I just came in from watering the plants underneath the sun of another glorious afternoon. On the second floor next door my 20-something neighbor is playing his music at boom-blast. He’s probably dancing and cleaning his room – like I did when I was 20. Fortunately for me he likes a kind of hip-hoppy/R&B Mexican music. I think he has mix tapes because they’re interspersed with the occasional Rihanna or Usher.
I can definitely deal.
It strikes me again how enthusiastic the music of the young remains. While I don’t understand the words my Mexican neighbor is singing along with, I’m fairly certain most of them are about going to a party AND protesting the state of the world. Going to the party being the key element because honestly, isn’t that what 20-somethings want to do all over the world? And isn’t even the pain of losing your first love after that party shot through with hope for another party, another demonstration, another chance?
God bless the young, because I don’t care how dismal their subject matter is, their defiance leaks through their music.
Of course there are young people who cherish another kind of music, this piece being one of the most introspective I’ve ever heard,
but I suspect this kind of work is more the province of the old. With enough time, we’ve truly learned about loss; now the aching guitar string just embosses our old sadnesses with the gilt of universality.
Yet we remain specific. Each one of us is learning lessons that are individual to our temperament, and I’ve had to come all the way to San Miguel de Allende to learn something I thought I already knew.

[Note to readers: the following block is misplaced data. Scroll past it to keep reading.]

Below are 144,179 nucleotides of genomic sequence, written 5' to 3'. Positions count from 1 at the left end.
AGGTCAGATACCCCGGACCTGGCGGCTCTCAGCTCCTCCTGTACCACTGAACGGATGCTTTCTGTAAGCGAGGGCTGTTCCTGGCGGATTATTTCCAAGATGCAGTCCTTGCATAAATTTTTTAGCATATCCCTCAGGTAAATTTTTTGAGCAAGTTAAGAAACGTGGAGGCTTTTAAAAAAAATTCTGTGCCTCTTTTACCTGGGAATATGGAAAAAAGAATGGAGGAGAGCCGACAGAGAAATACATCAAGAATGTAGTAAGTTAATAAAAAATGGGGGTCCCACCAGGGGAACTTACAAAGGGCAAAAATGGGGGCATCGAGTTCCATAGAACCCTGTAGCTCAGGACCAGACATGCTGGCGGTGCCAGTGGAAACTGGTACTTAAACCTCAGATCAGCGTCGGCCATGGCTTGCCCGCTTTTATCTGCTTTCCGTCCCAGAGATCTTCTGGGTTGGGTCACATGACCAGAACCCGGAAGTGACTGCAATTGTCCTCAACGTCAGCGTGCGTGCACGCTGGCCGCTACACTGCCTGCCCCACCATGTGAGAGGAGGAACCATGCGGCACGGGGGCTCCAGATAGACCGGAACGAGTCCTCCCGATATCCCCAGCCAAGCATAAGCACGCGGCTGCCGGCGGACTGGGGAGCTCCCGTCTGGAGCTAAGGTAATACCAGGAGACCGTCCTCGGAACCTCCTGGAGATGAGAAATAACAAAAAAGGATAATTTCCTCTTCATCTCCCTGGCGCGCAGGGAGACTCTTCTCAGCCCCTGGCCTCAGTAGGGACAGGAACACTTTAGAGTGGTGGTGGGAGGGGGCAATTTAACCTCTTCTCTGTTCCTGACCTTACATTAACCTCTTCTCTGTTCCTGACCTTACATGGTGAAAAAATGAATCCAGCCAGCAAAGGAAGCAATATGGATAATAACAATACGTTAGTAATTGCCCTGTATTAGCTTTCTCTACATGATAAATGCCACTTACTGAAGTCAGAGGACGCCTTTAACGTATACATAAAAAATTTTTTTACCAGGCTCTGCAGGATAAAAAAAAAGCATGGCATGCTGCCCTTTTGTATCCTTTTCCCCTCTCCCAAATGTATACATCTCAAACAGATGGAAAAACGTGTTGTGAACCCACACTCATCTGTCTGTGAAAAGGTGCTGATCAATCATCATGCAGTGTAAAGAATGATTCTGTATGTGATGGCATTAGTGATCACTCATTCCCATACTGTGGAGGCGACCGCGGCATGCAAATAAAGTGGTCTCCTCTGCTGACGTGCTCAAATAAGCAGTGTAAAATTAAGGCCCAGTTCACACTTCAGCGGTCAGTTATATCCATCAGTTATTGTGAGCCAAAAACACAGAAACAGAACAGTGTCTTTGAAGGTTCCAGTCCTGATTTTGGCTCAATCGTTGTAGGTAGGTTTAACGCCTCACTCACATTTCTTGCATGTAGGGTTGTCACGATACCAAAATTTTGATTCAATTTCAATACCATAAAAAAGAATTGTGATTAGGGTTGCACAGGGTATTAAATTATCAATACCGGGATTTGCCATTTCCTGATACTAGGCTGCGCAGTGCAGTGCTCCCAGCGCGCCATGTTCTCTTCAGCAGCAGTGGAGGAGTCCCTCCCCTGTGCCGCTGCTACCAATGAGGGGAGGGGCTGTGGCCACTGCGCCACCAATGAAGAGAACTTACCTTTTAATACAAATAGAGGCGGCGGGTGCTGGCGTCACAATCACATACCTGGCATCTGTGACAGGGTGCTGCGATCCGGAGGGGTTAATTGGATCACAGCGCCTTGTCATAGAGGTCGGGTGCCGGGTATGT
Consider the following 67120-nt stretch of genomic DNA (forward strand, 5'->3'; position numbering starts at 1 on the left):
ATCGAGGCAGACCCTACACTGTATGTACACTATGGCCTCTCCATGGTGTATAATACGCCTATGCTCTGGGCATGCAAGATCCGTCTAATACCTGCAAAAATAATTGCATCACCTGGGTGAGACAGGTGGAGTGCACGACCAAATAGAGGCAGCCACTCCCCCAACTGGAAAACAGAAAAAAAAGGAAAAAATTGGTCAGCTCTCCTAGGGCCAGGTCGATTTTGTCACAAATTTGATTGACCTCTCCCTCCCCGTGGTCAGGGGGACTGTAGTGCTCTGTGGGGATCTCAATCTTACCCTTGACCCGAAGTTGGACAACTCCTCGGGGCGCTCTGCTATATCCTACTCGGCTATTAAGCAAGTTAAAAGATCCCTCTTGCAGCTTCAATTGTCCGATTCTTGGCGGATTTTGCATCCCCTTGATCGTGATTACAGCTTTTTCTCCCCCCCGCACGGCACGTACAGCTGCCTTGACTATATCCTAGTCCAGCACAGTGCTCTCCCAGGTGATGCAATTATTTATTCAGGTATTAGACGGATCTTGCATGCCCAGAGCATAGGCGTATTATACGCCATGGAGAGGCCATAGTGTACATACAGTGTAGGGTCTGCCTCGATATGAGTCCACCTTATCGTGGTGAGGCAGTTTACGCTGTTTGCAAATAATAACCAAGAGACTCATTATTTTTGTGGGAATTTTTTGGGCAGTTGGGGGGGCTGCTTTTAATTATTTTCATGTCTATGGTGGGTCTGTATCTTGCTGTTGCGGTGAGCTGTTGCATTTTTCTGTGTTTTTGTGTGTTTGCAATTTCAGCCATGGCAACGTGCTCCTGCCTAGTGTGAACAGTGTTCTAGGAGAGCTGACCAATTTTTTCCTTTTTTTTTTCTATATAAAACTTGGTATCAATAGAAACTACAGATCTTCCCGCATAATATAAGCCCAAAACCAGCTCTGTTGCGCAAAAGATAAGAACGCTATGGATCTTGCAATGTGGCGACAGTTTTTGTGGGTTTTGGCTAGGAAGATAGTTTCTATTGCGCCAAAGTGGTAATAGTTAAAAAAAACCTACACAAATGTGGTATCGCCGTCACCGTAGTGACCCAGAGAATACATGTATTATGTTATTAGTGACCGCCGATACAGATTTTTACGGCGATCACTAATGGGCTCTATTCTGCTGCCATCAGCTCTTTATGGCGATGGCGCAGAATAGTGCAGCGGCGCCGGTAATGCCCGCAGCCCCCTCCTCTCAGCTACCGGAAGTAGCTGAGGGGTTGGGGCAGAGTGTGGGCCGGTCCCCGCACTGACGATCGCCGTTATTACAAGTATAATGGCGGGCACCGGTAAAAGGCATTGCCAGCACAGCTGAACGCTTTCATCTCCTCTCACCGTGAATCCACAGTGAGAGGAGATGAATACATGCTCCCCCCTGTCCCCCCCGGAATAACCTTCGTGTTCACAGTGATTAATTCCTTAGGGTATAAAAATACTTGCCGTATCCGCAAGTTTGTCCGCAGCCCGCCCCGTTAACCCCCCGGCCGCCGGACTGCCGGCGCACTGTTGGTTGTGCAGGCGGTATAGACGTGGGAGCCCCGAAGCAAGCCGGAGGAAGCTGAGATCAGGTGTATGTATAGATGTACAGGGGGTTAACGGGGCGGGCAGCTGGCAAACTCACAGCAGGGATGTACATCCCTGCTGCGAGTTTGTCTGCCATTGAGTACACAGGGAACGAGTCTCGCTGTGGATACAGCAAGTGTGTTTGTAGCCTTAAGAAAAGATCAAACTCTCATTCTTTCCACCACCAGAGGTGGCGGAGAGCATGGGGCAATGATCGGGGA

As we say, knowing and experiencing are two unrelated topics.
What have I learned? Wait for it. Wait for it.
The sun feels good on old bones, and
Yup. That’s it.
Of course the horrible climate in Louisville, KY., my last stop for residence, is what propelled me towards sunny San Miguel. Don’t get me wrong, Louisville is a *wonderful* town with more going for it than the average city its size, and good friends that I miss like crazy. But it has a humid summer that over four years sapped the life out of me to the point where I felt I was bending under the weight of it just to walk to the corner.
So, now I know. It wasn’t really Mexican culture that drew me to San Miguel, or the idea that San Miguel de Allende was some sort of hot-bed of multicultural intellectualism, though I like the former and am as ambivalent as ever about the latter.
It was the idea of living my life in a temperate climate simply because flowers and sun make everything else more bearable.
This kind of knowing makes everything else feel …. easier. And take it from me, it is easier to be poor or alone or even frightened about one’s future when the sun is gentle and the plants on your patio are dancing their usual riot. No wonder, eh?
But it’s a wonder for me, and if I have anything to do with it I will never go back to living in a rotten climate. After all, the young sing everywhere – and sound even better underneath a gentle sun.
Thanks, San Miguel. You’ve taught me not what I wanted, but what I actually need.